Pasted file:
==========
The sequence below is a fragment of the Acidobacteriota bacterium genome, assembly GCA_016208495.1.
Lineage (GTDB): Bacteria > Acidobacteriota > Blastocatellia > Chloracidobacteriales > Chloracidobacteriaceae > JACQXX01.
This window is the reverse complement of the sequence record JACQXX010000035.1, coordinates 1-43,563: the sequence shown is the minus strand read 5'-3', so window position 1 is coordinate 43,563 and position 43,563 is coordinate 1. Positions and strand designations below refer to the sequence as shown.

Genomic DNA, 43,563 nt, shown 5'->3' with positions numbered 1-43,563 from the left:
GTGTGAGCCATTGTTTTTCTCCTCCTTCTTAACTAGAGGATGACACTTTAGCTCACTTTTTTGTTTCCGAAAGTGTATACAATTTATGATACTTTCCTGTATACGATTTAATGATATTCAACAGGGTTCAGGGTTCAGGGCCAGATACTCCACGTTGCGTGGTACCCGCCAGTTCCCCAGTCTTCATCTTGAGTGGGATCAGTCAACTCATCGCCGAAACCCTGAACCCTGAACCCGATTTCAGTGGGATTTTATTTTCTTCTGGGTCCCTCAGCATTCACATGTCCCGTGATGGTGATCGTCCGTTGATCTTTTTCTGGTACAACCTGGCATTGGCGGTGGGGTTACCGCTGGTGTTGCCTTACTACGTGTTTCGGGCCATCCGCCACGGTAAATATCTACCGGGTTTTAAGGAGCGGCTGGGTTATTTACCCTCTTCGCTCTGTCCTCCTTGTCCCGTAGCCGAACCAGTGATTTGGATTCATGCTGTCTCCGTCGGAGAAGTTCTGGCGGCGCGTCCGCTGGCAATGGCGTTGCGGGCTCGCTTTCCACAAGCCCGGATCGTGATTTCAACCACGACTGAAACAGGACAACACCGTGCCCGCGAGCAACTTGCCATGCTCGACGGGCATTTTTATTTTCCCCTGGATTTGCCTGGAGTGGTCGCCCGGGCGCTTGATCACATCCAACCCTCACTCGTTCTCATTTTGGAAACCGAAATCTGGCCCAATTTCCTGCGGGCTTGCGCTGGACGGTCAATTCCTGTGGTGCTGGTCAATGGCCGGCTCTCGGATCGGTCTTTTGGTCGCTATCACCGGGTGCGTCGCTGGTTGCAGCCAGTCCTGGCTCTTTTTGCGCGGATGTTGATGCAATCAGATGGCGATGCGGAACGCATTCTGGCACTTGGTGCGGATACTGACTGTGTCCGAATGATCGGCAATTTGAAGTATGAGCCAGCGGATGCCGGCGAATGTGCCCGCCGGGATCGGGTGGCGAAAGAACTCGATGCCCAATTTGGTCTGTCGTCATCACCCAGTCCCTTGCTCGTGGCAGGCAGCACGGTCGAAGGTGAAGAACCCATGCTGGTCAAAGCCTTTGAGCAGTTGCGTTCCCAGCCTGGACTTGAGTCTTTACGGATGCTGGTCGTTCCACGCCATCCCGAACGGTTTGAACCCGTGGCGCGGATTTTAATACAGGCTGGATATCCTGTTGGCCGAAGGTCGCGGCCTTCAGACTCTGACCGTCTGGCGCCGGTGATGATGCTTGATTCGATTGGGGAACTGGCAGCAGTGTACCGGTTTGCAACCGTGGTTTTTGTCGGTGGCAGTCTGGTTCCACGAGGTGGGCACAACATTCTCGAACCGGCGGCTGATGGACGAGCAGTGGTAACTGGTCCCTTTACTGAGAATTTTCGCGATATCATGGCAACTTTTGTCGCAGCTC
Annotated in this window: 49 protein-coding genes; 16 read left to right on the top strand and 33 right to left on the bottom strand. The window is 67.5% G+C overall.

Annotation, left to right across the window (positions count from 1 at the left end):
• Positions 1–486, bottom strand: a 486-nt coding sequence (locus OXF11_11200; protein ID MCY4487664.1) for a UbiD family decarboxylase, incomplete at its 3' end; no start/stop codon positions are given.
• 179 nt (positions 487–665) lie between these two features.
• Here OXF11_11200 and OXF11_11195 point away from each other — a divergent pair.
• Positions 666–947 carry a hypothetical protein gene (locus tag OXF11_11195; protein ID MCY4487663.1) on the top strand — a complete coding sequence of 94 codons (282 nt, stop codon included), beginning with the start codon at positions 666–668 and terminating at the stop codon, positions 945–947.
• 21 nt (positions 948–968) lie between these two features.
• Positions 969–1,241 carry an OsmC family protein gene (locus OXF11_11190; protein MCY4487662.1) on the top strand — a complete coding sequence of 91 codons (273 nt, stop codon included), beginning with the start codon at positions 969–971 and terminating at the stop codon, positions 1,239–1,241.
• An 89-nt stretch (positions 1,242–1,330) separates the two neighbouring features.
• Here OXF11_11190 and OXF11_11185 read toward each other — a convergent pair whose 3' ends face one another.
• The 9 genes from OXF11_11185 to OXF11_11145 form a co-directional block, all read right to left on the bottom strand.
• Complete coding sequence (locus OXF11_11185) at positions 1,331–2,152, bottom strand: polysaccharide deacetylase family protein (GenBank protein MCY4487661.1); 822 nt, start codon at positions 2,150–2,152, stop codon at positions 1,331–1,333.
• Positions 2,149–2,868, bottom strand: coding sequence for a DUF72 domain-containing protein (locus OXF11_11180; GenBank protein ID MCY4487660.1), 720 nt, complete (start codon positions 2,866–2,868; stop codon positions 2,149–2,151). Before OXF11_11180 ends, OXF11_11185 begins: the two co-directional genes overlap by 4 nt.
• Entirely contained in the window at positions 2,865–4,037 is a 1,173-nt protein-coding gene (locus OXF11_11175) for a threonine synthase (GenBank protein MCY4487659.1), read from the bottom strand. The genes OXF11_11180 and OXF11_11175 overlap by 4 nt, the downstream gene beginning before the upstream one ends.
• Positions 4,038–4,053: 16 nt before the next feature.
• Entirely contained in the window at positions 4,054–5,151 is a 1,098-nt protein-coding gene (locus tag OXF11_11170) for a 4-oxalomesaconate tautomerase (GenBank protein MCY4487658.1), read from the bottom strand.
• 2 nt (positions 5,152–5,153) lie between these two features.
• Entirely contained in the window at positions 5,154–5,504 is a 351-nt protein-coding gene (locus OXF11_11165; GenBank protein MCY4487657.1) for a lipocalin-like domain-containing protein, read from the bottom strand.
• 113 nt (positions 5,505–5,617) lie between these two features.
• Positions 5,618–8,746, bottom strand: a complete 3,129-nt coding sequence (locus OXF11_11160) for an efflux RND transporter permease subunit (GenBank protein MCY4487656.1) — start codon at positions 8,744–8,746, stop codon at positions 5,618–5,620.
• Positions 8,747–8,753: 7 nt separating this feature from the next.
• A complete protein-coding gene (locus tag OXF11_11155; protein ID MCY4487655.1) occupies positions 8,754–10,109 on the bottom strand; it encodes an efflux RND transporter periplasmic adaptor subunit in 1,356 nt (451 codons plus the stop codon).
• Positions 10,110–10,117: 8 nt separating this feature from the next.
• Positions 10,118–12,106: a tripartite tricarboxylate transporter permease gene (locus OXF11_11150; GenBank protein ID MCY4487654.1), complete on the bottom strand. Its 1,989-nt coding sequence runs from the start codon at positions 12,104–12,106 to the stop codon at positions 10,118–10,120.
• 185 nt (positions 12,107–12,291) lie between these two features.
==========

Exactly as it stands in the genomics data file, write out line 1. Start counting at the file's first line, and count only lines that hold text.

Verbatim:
The sequence below is a fragment of the Acidobacteriota bacterium genome, assembly GCA_016208495.1.